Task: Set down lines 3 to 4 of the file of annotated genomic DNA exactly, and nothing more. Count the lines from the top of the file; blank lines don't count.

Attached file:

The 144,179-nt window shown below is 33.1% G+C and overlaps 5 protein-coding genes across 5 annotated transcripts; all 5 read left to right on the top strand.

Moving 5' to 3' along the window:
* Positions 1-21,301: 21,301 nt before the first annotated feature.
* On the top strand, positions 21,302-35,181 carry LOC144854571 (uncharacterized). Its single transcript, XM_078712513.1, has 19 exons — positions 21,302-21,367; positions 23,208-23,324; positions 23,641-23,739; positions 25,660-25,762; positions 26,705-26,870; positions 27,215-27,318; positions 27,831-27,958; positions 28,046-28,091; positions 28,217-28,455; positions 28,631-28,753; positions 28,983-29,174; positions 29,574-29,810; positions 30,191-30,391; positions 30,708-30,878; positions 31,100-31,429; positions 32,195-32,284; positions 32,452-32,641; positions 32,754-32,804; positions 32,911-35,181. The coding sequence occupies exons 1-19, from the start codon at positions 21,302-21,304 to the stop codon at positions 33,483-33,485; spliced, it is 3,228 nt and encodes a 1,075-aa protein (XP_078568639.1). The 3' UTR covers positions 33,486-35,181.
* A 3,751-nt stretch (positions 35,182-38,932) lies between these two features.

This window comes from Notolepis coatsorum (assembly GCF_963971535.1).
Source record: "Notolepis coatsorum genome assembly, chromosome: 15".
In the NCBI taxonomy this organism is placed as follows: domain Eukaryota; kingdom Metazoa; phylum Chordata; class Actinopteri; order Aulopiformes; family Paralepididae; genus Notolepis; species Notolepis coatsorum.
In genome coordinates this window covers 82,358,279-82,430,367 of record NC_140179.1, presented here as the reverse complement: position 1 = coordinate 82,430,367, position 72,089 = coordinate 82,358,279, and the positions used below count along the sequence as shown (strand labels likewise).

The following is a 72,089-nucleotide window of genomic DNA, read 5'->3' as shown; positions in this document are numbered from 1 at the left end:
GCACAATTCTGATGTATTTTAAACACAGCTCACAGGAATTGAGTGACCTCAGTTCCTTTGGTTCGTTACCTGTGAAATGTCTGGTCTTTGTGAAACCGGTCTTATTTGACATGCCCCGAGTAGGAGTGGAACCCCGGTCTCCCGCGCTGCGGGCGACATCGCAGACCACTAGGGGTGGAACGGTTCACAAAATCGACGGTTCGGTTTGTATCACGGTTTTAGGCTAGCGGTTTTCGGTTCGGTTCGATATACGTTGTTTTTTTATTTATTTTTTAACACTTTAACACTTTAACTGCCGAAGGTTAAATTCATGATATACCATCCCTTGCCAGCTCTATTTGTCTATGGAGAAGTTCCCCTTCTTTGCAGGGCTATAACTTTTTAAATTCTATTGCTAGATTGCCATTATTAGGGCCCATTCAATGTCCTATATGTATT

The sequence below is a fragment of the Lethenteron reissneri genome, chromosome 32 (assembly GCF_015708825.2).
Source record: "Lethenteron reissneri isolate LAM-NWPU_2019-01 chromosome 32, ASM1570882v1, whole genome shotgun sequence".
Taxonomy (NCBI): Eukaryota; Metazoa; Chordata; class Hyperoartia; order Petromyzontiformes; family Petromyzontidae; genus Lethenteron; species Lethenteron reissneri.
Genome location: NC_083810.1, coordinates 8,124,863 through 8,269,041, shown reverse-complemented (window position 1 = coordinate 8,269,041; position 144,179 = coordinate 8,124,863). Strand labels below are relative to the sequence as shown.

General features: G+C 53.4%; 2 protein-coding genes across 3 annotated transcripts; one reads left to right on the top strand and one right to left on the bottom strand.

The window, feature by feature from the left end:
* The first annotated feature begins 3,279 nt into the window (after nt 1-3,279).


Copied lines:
* Positions 1-21,301: 21,301 nt before the first annotated feature.
* On the top strand, positions 21,302-35,181 carry LOC144854571 (uncharacterized). Its single transcript, XM_078712513.1, has 19 exons — positions 21,302-21,367; positions 23,208-23,324; positions 23,641-23,739; positions 25,660-25,762; positions 26,705-26,870; positions 27,215-27,318; positions 27,831-27,958; positions 28,046-28,091; positions 28,217-28,455; positions 28,631-28,753; positions 28,983-29,174; positions 29,574-29,810; positions 30,191-30,391; positions 30,708-30,878; positions 31,100-31,429; positions 32,195-32,284; positions 32,452-32,641; positions 32,754-32,804; positions 32,911-35,181. The coding sequence occupies exons 1-19, from the start codon at positions 21,302-21,304 to the stop codon at positions 33,483-33,485; spliced, it is 3,228 nt and encodes a 1,075-aa protein (XP_078568639.1). The 3' UTR covers positions 33,486-35,181.